History and Historiography

Was Emancipation Constitutional?

By James Oakes, New York Review of Books

In The Broken Constitution, Noah Feldman argues that the Confederate states had a constitutional right to secede and that Lincoln violated the Constitution in forcing them back into the Union and freeing the slaves.

Noah Feldman, the Felix Frankfurter Professor of Law at Harvard, believes that the eleven slave states that seceded from the Union and formed the Confederacy in 1861 had a constitutional right to do so. That, he says, is what James Madison, sometimes referred to as “the Father of the Constitution,” would have believed. By contrast, Abraham Lincoln’s decision to coerce the seceded states back into the Union was a clear violation of the Constitution, and the first of his three brazenly unconstitutional actions as president. The second was his suspension of habeas corpus and use of military tribunals to silence his political opposition. In doing these things, Feldman says, Lincoln effectively made himself into a “constitutional dictator.”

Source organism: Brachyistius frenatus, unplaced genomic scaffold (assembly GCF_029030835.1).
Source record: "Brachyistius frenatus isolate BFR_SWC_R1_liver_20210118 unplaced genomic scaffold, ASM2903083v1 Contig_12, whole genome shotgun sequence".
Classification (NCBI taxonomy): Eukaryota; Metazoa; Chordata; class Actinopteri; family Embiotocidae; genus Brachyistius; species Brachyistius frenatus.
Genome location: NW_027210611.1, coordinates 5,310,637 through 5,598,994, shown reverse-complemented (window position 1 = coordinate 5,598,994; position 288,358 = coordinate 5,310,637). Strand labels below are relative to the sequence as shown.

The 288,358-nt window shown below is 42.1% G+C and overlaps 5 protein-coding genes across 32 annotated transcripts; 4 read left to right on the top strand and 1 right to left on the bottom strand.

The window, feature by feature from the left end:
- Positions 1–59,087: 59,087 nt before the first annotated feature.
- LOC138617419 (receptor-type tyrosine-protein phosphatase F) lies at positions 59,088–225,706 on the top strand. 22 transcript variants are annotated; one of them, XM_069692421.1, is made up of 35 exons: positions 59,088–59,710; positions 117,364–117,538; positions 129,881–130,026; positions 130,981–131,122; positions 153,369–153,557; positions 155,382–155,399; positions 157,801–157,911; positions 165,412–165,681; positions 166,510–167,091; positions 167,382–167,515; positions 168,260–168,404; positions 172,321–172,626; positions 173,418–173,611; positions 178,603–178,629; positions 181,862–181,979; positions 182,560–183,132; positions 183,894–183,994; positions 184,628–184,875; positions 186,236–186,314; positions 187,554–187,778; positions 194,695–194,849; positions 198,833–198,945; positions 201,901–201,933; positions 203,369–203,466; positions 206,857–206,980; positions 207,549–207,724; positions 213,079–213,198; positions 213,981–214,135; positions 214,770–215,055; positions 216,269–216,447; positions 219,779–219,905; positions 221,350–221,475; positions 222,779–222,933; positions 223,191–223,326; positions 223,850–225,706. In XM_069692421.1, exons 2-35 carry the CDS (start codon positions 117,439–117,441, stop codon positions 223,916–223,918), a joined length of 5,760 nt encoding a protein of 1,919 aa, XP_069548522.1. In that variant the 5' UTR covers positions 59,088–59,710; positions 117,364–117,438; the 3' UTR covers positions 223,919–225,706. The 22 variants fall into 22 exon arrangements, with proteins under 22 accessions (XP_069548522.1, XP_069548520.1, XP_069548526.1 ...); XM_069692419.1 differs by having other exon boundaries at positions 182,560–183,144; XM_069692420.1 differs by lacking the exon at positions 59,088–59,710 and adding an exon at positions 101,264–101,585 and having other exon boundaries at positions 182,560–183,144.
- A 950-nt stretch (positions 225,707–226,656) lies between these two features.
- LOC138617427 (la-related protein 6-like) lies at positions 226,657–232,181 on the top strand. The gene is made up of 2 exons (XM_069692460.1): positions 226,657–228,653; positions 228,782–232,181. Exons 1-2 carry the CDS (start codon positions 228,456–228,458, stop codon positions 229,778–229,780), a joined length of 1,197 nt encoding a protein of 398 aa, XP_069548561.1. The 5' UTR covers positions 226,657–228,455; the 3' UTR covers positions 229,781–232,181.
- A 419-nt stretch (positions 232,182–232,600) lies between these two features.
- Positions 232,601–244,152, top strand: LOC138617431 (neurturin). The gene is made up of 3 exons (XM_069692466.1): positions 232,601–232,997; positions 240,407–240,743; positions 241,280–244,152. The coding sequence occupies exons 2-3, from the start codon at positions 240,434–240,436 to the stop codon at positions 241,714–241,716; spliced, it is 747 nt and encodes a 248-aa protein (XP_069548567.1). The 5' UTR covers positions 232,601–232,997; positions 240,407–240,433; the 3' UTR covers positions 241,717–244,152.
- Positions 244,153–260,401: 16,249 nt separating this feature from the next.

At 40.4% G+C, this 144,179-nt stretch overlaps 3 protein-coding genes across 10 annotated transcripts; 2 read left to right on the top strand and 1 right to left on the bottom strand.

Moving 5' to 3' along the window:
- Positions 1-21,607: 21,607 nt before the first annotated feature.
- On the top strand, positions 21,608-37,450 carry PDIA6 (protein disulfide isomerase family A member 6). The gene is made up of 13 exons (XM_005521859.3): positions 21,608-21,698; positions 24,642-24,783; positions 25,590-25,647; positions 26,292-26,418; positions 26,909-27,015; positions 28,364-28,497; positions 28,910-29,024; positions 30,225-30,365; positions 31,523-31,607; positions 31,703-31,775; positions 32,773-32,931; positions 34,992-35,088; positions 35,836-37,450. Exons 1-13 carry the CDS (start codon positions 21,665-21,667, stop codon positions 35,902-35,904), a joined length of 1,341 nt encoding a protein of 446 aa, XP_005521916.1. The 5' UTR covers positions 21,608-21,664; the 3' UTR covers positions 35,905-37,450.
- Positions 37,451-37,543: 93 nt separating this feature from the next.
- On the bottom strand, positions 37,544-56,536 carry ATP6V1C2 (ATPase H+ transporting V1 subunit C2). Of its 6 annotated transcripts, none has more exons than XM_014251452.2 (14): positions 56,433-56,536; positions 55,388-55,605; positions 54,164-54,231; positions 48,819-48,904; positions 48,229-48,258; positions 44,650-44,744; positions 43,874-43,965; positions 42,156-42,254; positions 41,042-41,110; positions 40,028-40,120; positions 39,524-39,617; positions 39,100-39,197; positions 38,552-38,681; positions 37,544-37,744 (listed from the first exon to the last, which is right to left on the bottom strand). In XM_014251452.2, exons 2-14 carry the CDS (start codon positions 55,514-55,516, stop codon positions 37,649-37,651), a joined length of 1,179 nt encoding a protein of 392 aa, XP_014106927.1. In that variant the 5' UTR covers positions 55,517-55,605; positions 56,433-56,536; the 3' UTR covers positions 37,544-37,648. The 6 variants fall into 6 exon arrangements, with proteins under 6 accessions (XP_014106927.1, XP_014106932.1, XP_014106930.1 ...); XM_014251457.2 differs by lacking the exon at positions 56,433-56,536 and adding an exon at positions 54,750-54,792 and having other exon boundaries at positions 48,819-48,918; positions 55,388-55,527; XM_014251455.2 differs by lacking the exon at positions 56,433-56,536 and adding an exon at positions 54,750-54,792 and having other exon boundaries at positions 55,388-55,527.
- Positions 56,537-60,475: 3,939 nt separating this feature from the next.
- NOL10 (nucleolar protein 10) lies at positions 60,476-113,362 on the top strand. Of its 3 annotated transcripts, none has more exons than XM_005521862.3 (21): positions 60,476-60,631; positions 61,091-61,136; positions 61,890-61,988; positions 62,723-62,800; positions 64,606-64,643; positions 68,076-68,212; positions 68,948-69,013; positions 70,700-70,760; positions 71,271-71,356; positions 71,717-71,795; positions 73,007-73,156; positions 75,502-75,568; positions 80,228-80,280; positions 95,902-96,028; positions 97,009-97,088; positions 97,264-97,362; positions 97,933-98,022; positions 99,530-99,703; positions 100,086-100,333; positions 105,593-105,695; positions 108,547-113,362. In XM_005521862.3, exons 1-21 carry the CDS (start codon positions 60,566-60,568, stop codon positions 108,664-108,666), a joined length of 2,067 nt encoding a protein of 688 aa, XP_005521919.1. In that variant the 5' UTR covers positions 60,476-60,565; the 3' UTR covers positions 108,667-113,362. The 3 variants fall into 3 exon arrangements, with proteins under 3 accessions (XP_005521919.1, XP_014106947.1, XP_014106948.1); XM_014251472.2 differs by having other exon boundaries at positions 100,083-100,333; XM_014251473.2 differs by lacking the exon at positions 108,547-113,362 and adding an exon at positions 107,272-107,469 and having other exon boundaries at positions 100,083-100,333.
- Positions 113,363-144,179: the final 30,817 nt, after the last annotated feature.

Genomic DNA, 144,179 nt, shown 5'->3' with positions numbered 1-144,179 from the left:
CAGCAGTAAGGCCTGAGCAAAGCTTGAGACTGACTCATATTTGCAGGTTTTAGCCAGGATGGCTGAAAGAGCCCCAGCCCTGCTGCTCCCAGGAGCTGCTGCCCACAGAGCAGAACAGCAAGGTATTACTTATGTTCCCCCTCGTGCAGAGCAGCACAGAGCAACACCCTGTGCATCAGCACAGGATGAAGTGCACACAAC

Such violations interest Feldman chiefly because Lincoln had always claimed to be a strict adherent of the Constitution, even if that meant he had to preserve slavery despite his moral objection to it. Indeed, his respect for the proslavery compromises made by the Founders was so deep that only after two flagrant repudiations of constitutional restraint was Lincoln willing to undertake his third and most extraordinary violation of the Constitution, the Emancipation Proclamation. As Feldman sees it, Lincoln broke an already broken Constitution, thereby paving the way for the Thirteenth Amendment, which abolished slavery everywhere in the United States.


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